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perhaps, worth quoting here for more reasons than one.

“I have just finished Carlyle's 'Life of Sterling. It is an intensely interesting book, and its interest is of the highest or human order. With John Sterling I should have had strong sympathies, for I trace a likeness between so many of his spiritual features and my own. Carlyle says of him in one place: 'It struck me further that Sterling's was not intrinsically, nor ever had been in the highest or chief degree, a devotional mind. Of course all excellence in man and worship as the supreme excellence, was part of the inheritance of this gifted man; but if called to define him, I should say artist, not saint, was the real bent of his being. He had endless admiration, but intrinsically rather a deficiency of reverence in comparison. Fear, with its corollaries, on the religious side he appears to have none, nor ever to have had any." This strikes me as being an exceedingly fine analysis. There is an essential difference between the admiring reverence of the artist and the awed veneration of the saint. That remark too about fear is singularly accurate. A man who has what the phrenologist would call a large organ of veneration, is sure to be overwhelmed with awe and terror when the presence of great spiritual realities is first forced upon him. Hence, we always find in the biographies of men of conspicuous religiousness of nature records of spiritual terrors and agonies, which are apt to seem, to men of different organizations, exaggerated and incomprehensible. Take, for example, the cases of Luther and Bunyan, especially the latter. I am convinced that even were I to adopt Bunyan's severe Calvinism as my creed, his spiritual experiences could never be mine. There is a reverence which naturally arises from the perception of another's superiority in goodness, power, or knowledge, which is possible to every man not under the control of extravagant selfesteem ; but this reverence has nothing of terror in it, and is altogether different from the veneration of the typical religious man. When I realise most distinctly the presence of God, I feel love, gratitude, intense joy and exaltation, sometimes deep abasement; but never anything approaching to fear.” In this letter Pelican, I think, hardly does himself justice, just as Mr. Carlyle very probably hardly does justice to Sterling. It is true that he was without fear on the religious side, but only because awe seemed swallowed up in trust; and he had certainly none of that preference for the contemplation of objects below his own level, which is the constant characteristic of men who are destitute of the reverential instincts.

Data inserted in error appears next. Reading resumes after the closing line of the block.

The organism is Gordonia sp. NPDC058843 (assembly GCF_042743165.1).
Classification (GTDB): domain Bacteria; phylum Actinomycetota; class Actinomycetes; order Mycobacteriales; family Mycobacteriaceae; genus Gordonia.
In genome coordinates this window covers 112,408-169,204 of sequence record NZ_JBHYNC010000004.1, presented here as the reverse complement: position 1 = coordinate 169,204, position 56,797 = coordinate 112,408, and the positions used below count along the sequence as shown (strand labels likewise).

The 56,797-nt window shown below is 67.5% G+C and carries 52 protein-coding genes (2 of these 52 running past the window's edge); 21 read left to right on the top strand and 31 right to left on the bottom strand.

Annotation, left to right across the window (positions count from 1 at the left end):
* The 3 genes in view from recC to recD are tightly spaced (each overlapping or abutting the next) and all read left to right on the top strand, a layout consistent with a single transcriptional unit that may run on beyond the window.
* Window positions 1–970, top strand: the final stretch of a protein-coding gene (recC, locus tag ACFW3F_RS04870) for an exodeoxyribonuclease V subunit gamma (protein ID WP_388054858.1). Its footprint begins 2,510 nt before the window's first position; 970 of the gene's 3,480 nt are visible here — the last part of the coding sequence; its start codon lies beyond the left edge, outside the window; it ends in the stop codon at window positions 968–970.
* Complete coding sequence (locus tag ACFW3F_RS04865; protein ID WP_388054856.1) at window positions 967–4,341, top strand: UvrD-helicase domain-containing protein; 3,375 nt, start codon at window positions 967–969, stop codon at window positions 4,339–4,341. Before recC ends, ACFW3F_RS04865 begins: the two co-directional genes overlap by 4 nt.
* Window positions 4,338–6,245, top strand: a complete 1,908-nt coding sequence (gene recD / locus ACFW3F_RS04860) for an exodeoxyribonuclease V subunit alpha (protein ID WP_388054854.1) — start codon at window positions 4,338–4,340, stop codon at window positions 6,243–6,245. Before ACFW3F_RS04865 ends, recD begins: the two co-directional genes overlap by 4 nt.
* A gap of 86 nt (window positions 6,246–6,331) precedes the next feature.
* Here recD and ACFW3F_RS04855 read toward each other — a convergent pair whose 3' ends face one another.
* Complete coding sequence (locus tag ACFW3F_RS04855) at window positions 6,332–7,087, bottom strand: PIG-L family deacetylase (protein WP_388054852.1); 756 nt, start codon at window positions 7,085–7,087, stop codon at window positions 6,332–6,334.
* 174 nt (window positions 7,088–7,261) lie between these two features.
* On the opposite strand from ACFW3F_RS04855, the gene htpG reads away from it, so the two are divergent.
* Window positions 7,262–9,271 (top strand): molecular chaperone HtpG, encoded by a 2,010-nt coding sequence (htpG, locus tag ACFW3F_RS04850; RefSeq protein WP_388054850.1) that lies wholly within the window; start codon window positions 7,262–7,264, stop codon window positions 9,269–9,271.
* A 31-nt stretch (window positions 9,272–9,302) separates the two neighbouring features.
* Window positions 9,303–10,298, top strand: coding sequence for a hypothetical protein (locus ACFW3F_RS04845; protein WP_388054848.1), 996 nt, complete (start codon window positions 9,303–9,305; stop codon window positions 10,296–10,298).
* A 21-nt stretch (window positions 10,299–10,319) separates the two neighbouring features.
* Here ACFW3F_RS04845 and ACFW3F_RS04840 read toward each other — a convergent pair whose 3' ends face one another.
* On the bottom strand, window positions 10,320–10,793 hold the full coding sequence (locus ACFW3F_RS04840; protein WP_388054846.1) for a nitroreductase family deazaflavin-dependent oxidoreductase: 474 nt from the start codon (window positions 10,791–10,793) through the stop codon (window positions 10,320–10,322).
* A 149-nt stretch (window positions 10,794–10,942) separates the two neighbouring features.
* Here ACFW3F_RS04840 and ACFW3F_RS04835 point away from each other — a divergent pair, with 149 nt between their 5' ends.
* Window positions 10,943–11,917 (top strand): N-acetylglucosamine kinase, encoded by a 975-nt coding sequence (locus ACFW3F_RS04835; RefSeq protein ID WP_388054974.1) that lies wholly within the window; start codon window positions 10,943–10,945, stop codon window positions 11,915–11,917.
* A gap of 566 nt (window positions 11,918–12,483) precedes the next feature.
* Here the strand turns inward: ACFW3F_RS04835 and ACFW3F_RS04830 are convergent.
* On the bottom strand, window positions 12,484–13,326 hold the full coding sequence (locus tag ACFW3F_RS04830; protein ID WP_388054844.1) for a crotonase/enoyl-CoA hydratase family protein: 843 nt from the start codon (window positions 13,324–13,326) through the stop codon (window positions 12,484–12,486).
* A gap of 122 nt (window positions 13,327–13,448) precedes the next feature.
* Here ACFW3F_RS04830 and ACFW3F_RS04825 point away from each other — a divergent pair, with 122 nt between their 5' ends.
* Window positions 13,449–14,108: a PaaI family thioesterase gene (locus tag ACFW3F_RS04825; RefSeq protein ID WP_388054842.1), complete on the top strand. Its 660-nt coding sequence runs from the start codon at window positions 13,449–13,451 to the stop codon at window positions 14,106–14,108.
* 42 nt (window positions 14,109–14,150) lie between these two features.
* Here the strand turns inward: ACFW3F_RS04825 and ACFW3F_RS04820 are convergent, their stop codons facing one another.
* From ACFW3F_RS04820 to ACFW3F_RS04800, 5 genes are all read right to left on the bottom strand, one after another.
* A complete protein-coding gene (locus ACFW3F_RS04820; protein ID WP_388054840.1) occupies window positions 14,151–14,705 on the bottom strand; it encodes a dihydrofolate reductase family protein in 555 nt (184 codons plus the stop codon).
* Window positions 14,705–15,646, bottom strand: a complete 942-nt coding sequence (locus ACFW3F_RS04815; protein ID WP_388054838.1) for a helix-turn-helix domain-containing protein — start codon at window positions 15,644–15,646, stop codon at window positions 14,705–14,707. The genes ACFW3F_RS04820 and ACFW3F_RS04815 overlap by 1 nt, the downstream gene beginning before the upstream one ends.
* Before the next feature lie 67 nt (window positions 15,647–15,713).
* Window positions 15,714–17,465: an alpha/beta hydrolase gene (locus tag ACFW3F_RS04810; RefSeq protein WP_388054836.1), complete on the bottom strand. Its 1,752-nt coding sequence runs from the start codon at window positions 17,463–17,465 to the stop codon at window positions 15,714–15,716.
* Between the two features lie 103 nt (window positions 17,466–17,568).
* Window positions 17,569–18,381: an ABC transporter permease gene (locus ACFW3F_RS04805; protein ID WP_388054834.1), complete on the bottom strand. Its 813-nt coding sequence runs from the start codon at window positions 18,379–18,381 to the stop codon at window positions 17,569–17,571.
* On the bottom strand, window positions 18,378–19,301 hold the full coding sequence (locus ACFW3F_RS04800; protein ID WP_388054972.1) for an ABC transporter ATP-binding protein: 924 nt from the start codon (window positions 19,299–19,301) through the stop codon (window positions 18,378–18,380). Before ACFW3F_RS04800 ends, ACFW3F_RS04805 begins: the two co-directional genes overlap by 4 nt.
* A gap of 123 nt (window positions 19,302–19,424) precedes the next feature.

In this matter of reverence, however, I soon discovered that Pelican had a bad reputation among his acquaintances, and it was easy to see how he had acquired it. He persistently refused to do homage to the pontiffs of Brookfield ; and in the face of that refusal it was hard

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10 believe that he did homage anywhere. He had a burning hatred of that pretentious commonplace to which the name of Philistinism has been so happily applied; and for local Goliaths, however many their cubits, he had no respect; for them he had nothing but words of defiant sarcasm and pebbles from the brook. He scarified the pompous magnates of the place to the best of his ability ; and I am 'bound to admit that the exhibition was often amusing. But one or two of Pelican's friends, anxious that he should not become altogether a Pariah, remonstrated strongly against his constant use of his favourite weapons.